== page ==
Reduce the oven temperature to 375°F (190°C). 
In a bowl, combine the crème fraîche and mustard. Using a spatula, spread the mustard mixture evenly over the bottom of the tart shell. 
Arrange the tomatoes, cut side up, across the surface of the tart shell. Tuck the garlic cloves among the tomatoes. With a pastry brush, brush the tops of the tomatoes with juices from the baking sheet. Bake until the edges of the crust are puffed and deep gold and the bottom is cooked through, 15-20 minutes. 
Remove from the oven. Let stand for 15 minutes. Slip a knife around the edges of the pan to loosen any clinging bits of pastry. Gently push on the bottom of the pan, nudging the sides loose. Slide the tart onto a serving plate, cut into pieces, and serve warm.
The above recipe is excerpted from La Vie Rustic: Cooking & Living in the French Style (Weldon Owen, March 2017) by Georgeanne Brennan.

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  • lgroom  on  April 20, 2017

    I hope to get to France this fall (La Rochelle area) or sometime in the next year as my college roommate has a home there. I haven't eaten a lot of
    French food but do love these rustic tart meals.

  • pandapotamus  on  April 20, 2017

    My favorite french dish is cassoulet!

  • monique.potel  on  April 21, 2017

    that tomato tart is so enticing

  • AmyS  on  April 21, 2017

    I would like to eat that tomato tart right now!

  • cheftina888  on  April 21, 2017

    Spring vegetables with lamb riblets

  • ellabee  on  April 21, 2017

    I really wonder why the title of this book is not La Vie Rustique. 'Rustic' seems intentionally illiterate, like newspeak; it also evokes Prisunic, one of France's least rustic/rustique institutions.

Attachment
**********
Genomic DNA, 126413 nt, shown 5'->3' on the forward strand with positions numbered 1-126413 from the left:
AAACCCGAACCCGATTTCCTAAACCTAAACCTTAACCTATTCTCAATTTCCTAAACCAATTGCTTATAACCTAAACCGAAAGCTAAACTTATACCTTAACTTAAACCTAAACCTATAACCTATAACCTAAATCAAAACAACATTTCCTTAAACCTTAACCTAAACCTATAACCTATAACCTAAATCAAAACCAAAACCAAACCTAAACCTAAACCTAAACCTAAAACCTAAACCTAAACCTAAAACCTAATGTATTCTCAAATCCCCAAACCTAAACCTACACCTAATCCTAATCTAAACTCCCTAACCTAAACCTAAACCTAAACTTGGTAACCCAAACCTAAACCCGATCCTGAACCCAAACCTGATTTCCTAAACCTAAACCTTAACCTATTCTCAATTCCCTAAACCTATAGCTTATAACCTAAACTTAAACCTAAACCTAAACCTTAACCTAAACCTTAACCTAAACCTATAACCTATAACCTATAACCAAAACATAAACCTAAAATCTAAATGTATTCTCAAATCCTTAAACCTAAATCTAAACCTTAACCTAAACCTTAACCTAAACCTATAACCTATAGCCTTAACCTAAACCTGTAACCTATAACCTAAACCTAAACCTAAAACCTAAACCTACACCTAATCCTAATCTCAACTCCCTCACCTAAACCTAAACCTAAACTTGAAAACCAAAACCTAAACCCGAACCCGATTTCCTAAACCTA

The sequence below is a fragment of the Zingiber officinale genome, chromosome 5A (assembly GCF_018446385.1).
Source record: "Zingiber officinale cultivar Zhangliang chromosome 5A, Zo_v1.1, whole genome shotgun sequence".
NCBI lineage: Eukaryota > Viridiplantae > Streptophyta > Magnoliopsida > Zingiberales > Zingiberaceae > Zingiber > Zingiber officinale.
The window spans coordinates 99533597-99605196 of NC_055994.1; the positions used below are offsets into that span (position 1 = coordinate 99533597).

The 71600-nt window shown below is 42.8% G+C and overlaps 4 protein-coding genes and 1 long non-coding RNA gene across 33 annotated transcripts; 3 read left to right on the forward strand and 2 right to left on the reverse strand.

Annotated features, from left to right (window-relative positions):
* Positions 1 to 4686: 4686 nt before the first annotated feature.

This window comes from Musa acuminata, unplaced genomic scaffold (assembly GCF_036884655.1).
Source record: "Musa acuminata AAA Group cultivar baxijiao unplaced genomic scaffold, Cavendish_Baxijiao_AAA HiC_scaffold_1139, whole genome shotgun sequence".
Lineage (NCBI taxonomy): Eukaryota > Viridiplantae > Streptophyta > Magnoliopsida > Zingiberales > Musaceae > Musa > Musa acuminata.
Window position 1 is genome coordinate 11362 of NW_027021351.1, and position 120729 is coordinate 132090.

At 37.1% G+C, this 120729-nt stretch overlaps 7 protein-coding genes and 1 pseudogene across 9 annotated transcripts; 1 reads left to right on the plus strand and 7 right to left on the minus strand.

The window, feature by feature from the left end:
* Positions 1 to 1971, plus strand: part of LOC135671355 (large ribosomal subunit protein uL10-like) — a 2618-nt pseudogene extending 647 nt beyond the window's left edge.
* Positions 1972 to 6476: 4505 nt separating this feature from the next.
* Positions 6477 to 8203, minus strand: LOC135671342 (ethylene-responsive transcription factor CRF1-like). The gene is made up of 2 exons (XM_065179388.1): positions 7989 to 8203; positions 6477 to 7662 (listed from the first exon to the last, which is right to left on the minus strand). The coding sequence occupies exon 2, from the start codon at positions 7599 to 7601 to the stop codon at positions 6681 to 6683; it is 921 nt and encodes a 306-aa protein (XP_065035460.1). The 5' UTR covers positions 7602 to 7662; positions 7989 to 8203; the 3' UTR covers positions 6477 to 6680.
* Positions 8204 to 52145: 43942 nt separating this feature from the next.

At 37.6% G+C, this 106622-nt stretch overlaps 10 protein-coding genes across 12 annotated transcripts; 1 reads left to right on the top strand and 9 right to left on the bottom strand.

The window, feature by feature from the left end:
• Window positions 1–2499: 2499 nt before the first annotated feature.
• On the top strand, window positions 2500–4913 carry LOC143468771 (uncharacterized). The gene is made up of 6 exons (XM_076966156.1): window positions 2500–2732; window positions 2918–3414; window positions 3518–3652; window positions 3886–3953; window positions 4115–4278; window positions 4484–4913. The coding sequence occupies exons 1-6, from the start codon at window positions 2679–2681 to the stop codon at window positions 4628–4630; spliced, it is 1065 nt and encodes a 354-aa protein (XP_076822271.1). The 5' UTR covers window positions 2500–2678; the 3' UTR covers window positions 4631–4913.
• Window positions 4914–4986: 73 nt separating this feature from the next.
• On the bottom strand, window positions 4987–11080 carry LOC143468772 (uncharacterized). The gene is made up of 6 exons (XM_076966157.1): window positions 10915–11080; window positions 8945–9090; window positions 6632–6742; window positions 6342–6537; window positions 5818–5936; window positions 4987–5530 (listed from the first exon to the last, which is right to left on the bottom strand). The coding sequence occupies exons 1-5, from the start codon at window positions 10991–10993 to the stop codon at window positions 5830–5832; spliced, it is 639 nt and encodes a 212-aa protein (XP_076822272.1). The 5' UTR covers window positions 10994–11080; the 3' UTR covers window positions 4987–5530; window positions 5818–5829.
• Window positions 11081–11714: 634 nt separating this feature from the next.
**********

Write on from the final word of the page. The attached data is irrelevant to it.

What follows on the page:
• RSW  on  April 22, 2017

    I don't think I have a favorite French dish.

  • agoodreid  on  April 22, 2017

    This tart might be lovely to try during the abundant home grown tomato season. It seems easy enough. Although baking is not my strong point.

  • edyenicole  on  April 22, 2017

    I don't have a favorite French dish, sorry.

  • sgump  on  April 22, 2017

    Cassoulet. Who doesn't love cassoulet?

  • GiselleMarie  on  April 23, 2017

    I would like to make Fennel and Chicken Braised with Lemon, but boy, that tomato tart on the cover of the book looks positively heavenly!

  • fiarose  on  April 23, 2017

    i love all tarts, savory and sweet, i'm a sucker for that delicious french pastry crust–but a good escargot dish is always right up my alley as well!

  • kelliwinter  on  April 24, 2017

    coq au vin !!!

  • AnnaZed  on  April 24, 2017

    My favorite French dish is a true Cassoulet, very hard to find and hard to make.

  • Siegal  on  April 29, 2017

    My fav French dish is pate

  • imaluckyducky  on  April 29, 2017

    coq au vin is always a favorite

  • JenJoLa  on  May 1, 2017

    I'd have to say chocolate mousse is my favorite French dish.

  • WideAngleMind  on  May 4, 2017

    I'd love to try the Spinach a la Creme!

  • Teruska  on  May 5, 2017

    My favorite is the Duck Three Ways I had while in Paris. Wow!

  • priyamaine  on  May 6, 2017

    My favorite french dish is definitely a tarte tatin.

  • meggan  on  May 8, 2017

    Coq au vin.

  • laureljean  on  May 9, 2017

    I favor cookbooks that are centered around seasons. In addition, I love the very rustic and hearty sound of some of the recipes mentioned.

  • Lem9579  on  May 10, 2017

    Books like this make me want to move to France.

  • Lem9579  on  May 10, 2017

    Lavender, pepper goat cheese. I've used lavender only a few times in recipes but love it. I love everything about lavender.

  • veronicafrance  on  May 10, 2017

    As a French person, the title of this book makes me wince. It's La Vie Rustique, not Rustic! The recipes sound lovely though, and that tomato tart is making my mouth water!

  • LynnMc  on  May 12, 2017

    The tomato tart hands down my fav

  • t.t  on  May 13, 2017

    do croissants count?

  • Uhmandanicole  on  May 13, 2017

    My favorite French dish is anything with foie gras on it!

  • Ordinaryblogger  on  May 15, 2017

    I love any kind of tart, but especially fruit tarts.

  • tarae1204  on  May 15, 2017

    Maigret de canard – duck breast – with fruit.

  • artmarcia  on  May 19, 2017

    The tomato tart makes my mouth water! So far my favorite French dish is coq au vin!

  • Mrs.Soule  on  May 25, 2017

    Crepes with cherry jam are my favorite.

  • rivergait  on  March 15, 2018

    Let's start with the tomato tart. You had me at "…bake until the crust turns a pale bisque".